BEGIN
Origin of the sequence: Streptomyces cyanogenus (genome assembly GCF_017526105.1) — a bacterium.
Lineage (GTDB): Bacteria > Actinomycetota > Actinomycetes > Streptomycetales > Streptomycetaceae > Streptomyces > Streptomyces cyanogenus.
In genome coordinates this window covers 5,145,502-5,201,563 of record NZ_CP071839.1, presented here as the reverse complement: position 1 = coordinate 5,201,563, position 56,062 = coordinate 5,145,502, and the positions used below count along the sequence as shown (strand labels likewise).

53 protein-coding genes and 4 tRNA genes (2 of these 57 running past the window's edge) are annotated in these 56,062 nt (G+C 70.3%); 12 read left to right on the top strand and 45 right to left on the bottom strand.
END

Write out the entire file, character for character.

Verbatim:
Origin of the sequence: Streptomyces cyanogenus (genome assembly GCF_017526105.1) — a bacterium.
Lineage (GTDB): Bacteria > Actinomycetota > Actinomycetes > Streptomycetales > Streptomycetaceae > Streptomyces > Streptomyces cyanogenus.
In genome coordinates this window covers 5,145,502-5,201,563 of record NZ_CP071839.1, presented here as the reverse complement: position 1 = coordinate 5,201,563, position 56,062 = coordinate 5,145,502, and the positions used below count along the sequence as shown (strand labels likewise).

53 protein-coding genes and 4 tRNA genes (2 of these 57 running past the window's edge) are annotated in these 56,062 nt (G+C 70.3%); 12 read left to right on the top strand and 45 right to left on the bottom strand.